What’s with the new hotel with the inverted roofline that will dump snow into the middle of the structure? It’s the building under construction between Walmart and Home Depot. This has to be the most ridiculous roof ever for this area. – Sign me, Not Going With the Flow
Thanks for pitching the roof question to Action Line, who will put a unique slant on the story.
At first glance, the roofline does indeed seem oddly designed for a place that gets walloped by snowstorms and drenched by summer rains.
Well, maybe. Er, not so much. Last winter notwithstanding.
This year’s monsoon was a bust. We should call it a “nonsoon.”
And the winter thus far has featured a precipitous drop in temperatures but scant drops of precipitation.
Maybe Charlie Albert is on to something.
Charlie is the longtime local innkeeper who is building the dual-branded Sleep Inn/MainStay Suites hotel on Escalante Drive.
The 82-room hotel is co-owned by his son and daughter-in-law, Luke and Jennie.
Charlie has weathered many business cycles in his 40 years of hotel operations, so the roof design would not be a situation where Charlie would be in over his head.
Action Line raised the roof question. And as luck would have it, Charlie was on the rafters of his new hotel when his cellphone rang.
“How about that? I’m talking up here with the roofers right now,” he said.
To the casual observer, the inward-sloped roof is puzzling. But not when you consider this angle:
“The main issue is safety,” Charlie said. “It prevents big piles of snow from sliding off the building and hitting people or vehicles.”
Action Line understands, having had his car pummeled by a roof-avalanche many years ago.
There are other advantages to the design.
Rain won’t fall multiple stories and splash mud all over the place, creating drainage issues at the foundation.
The roofline also serves as an architectural feature that keeps the facility from looking box-like and uninviting.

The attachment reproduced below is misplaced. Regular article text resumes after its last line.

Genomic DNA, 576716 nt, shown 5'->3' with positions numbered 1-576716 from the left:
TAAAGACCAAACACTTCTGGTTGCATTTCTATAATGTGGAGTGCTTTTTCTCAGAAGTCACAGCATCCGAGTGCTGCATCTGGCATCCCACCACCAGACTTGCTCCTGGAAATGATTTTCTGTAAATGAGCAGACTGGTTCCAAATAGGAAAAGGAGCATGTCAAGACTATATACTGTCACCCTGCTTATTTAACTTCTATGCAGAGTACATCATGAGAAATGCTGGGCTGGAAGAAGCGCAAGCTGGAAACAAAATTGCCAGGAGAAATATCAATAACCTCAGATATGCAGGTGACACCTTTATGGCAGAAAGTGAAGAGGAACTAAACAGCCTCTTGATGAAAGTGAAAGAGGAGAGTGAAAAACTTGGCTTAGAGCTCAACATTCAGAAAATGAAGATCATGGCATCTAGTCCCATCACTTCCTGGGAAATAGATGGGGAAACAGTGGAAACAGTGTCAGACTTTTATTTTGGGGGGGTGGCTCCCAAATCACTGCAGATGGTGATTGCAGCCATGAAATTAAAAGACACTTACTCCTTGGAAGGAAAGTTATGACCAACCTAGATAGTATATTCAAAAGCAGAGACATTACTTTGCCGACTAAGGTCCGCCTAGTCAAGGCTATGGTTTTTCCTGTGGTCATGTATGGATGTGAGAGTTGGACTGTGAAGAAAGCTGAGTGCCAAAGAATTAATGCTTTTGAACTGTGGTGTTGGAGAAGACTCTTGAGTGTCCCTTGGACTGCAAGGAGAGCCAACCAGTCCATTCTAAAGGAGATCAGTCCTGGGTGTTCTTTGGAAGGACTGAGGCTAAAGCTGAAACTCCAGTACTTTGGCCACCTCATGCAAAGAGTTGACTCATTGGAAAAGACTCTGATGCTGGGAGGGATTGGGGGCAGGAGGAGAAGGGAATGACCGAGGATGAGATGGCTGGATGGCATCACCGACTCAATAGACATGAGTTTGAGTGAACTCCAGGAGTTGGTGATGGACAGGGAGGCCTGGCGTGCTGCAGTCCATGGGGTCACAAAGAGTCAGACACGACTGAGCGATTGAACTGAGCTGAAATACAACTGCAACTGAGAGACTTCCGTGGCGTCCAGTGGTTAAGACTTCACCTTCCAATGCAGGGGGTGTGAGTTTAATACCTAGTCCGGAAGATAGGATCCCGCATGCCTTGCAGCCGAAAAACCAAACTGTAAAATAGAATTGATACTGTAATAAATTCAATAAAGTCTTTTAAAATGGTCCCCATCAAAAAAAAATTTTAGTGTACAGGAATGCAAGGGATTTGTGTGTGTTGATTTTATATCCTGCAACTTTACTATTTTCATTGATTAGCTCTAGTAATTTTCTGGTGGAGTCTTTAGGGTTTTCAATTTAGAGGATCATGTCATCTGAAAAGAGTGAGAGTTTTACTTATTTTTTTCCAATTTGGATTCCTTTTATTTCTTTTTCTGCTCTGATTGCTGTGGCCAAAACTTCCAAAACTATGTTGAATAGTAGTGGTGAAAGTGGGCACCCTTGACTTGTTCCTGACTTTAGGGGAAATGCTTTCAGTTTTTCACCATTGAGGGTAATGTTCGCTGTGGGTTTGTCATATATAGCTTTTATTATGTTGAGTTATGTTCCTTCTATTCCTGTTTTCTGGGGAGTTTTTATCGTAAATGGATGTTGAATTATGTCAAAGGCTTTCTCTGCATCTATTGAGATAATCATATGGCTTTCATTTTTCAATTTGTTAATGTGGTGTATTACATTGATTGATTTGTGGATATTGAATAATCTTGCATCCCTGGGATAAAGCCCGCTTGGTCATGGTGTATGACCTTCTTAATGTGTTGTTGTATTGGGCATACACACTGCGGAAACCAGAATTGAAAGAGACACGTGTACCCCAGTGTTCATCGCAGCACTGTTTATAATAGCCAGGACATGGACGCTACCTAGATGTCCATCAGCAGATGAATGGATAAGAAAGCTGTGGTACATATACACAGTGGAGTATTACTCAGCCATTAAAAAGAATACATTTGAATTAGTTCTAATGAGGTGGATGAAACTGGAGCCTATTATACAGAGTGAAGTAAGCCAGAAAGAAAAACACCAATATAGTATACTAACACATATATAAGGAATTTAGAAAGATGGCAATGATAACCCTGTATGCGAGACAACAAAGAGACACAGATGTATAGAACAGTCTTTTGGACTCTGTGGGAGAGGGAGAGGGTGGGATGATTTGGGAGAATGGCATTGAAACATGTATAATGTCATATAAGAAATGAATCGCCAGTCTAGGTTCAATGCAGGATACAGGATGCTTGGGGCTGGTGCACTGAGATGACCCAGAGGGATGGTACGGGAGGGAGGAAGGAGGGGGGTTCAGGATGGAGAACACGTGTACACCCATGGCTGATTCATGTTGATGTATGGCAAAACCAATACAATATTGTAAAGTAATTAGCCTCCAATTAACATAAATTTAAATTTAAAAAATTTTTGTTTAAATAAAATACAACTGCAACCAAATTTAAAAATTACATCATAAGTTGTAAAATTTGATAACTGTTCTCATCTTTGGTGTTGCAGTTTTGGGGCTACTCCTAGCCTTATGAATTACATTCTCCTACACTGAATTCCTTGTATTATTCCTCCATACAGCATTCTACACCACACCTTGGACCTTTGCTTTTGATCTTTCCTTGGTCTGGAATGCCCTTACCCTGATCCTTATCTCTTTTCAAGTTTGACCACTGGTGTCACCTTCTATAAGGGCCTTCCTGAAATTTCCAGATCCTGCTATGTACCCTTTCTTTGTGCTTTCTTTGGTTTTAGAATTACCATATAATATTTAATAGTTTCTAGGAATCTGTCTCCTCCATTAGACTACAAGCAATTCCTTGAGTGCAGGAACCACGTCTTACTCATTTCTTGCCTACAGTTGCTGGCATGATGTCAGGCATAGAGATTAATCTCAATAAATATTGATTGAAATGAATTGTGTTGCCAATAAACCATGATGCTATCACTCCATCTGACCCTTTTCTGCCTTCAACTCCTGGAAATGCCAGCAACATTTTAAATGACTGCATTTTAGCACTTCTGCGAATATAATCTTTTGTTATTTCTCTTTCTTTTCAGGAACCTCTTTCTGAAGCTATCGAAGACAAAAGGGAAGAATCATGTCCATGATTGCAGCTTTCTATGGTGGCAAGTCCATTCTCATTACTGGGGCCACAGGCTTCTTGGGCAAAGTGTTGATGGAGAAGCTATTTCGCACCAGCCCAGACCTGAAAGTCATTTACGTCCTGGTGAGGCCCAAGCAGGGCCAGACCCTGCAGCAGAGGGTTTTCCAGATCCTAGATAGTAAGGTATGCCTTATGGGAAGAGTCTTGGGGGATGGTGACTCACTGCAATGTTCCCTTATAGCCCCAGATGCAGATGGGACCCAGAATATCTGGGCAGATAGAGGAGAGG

“Don’t worry. We have several drains in the center of the building for melting snow and rain, and the roof isn’t flat so water isn’t going to sit there,” Charlie said.
The hotel is on track to open in April or May, “thanks to all the great local crews working on the project,” he said.
Charlie takes great pride in hiring all hometown contractors. “We have an experienced and quality all-Durango team,” he said.
“They’ve all worked together on many jobs over the years, so it keeps things on schedule and work done right.”
And that improves the workflow, the cash flow and the flow of water from the rooftop.
HHHThe Mea Culpa Mailbag has engendered a loaded gender question.
Boy, oh boy!
A reader, who self-identifies as “Wryawry,” asks about this syntactic tactic from a recent news item:
“Is there irony in ‘a Durango woman’ striving to be a ‘cover girl’? Wouldn’t it seem more likely for a Durango girl to aspire to becoming a cover woman?”
Action Line won’t man up to the challenge, preferring not to put on his big-boy pantsuit.
Thus, we don’t put the “show” in chauvinism or become a jingoist linguist.
Email questions to firstname.lastname@example.org or mail them to Action Line, The Durango Herald, 1275 Main Ave., Durango, CO 81301. You can request anonymity if your women’s intuition tells you to be more masculine.